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Qualifying begins: 26 June

The Draw: 30 June

Pre-event Press Conferences: 1 & 2 July

Order of Play: 2 July

Championships begin: 3 July


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Thursday, 13 July 2017 11:35 AM BST
Iconic images: Nick Kyrgios twirls his racket
A new series looking at some of Wimbledon's iconic photography READ MORE

As the Championships’ photographic manager, Bob Martin appreciates the finer details of the images which every day capture the essence of Wimbledon. In this series celebrating the best of the AELTC’s talent behind the lens, he nominates his Picture of the Day.


“A little bit of detail from a tennis court, shot in as interesting a way as possible, can create a graphic, illustrative picture,” says Bob, nominating this picture taken by Joel Marklund of Nick Kyrgios’s hands and racket in the second round of the men’s singles last year as a spectacular example.

When you cover a sport a lot as a photographer, you see these details and you want to show them because they are part of a player’s personality

- Joel Marklund

“Kyrgios has a habit of spinning his racket. Joel has seen this trait and knew that he could get a striking image using a slow shutter speed to capture the blur of movement of the racket strings,” he says. “For me, this is a very special picture. What I love is that Joel moved around to find a specific place that would give him a completely plain, dark background. On a busy, busy tennis court, he found this tiny bit of black to frame his photograph. The sunlight catches the spinning strings to create an amazing effect of colour and movement.”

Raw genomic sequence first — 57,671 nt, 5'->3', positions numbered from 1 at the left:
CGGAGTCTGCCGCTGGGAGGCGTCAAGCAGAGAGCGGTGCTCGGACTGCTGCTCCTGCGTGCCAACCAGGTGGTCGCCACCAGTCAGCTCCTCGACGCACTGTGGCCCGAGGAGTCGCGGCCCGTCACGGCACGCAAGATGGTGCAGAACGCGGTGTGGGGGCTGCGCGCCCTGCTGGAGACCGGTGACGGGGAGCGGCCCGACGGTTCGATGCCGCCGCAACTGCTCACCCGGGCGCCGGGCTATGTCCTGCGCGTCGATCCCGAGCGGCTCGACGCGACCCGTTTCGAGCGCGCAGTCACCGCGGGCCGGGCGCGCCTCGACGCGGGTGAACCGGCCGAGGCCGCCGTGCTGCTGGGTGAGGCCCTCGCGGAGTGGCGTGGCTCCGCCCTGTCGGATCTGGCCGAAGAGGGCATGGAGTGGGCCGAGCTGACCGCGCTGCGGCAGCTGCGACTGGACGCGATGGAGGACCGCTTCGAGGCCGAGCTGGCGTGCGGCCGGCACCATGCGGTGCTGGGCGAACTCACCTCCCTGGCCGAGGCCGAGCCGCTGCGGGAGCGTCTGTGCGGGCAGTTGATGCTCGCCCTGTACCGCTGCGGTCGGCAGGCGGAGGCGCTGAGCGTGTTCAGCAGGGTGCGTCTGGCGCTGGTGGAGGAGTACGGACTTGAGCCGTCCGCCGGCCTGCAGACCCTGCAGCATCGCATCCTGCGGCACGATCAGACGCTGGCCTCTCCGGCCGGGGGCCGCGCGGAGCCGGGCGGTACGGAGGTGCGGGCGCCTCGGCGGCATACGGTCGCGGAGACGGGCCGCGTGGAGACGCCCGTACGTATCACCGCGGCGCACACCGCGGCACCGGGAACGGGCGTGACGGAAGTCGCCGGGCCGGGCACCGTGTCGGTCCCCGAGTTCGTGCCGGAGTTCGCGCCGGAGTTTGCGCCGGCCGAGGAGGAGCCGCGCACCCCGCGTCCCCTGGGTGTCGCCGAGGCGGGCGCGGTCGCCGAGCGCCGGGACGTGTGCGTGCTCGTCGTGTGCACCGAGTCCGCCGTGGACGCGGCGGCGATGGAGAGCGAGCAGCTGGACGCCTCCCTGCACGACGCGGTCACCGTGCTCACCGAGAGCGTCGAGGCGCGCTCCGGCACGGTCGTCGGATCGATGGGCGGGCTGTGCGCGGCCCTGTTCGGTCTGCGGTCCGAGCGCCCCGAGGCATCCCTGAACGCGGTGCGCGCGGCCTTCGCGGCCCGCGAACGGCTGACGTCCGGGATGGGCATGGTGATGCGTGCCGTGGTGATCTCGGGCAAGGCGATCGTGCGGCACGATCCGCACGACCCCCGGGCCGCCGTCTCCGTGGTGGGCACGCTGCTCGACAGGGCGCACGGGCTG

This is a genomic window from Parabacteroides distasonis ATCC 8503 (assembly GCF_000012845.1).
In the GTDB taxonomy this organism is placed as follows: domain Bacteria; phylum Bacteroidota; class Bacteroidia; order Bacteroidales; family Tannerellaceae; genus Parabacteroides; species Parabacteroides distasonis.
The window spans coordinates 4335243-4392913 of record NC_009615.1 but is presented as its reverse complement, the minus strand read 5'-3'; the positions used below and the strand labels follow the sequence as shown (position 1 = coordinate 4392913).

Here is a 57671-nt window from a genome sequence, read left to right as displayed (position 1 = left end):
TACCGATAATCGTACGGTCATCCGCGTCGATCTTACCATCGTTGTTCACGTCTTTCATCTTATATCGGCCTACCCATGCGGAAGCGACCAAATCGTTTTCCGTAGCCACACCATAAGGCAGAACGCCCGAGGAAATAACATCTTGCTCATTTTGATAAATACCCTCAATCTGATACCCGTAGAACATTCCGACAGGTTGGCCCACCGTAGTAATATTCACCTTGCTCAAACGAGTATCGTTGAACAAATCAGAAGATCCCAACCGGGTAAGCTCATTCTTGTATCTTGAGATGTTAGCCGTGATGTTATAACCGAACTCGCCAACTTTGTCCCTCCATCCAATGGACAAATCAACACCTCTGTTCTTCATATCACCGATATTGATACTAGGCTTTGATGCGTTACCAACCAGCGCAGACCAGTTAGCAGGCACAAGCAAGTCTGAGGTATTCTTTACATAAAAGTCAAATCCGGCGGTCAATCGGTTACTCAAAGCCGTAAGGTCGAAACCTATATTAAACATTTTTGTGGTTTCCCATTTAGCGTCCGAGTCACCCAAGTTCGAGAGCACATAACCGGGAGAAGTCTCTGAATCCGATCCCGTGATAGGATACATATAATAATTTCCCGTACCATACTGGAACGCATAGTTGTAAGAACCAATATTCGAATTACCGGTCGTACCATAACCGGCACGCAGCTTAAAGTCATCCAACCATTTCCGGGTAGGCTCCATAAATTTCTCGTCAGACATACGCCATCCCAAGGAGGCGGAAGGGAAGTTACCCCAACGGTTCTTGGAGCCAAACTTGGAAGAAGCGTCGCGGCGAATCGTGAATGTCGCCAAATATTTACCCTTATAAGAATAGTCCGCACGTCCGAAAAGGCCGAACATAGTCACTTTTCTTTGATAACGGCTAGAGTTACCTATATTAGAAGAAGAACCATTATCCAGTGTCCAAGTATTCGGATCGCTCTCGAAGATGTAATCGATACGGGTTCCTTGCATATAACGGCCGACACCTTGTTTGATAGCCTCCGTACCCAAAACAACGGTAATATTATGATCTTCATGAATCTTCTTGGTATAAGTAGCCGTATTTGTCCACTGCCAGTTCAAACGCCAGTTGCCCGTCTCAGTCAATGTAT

The image ranks as one of Joel’s personal favourites, too. “Every player has their trait, their ritual. Nadal touches his face a lot, Kyrgios flips his racket. When you cover a sport a lot as a photographer, you see these details and you want to show them because they are part of a player’s personality. This is a very technical photograph. I had taken a lot of action shots that day and, well into the match, I started to experiment with a long shutter speed to try and create a special effect. The light was very nice. I experimented with a longer and longer shutter speed until I achieved this. When you expose your subject to a high level of light, the background darkens. Here, I wasn’t looking for the colour, just the movement.”

Technical info: This image was shot on July 1, 2016, at 4.11pm on a Nikon D5, at a shutter speed of 1/25th of a second with an F4 aperture using a 400mm lens and a sensitivity setting of 50 ASA.

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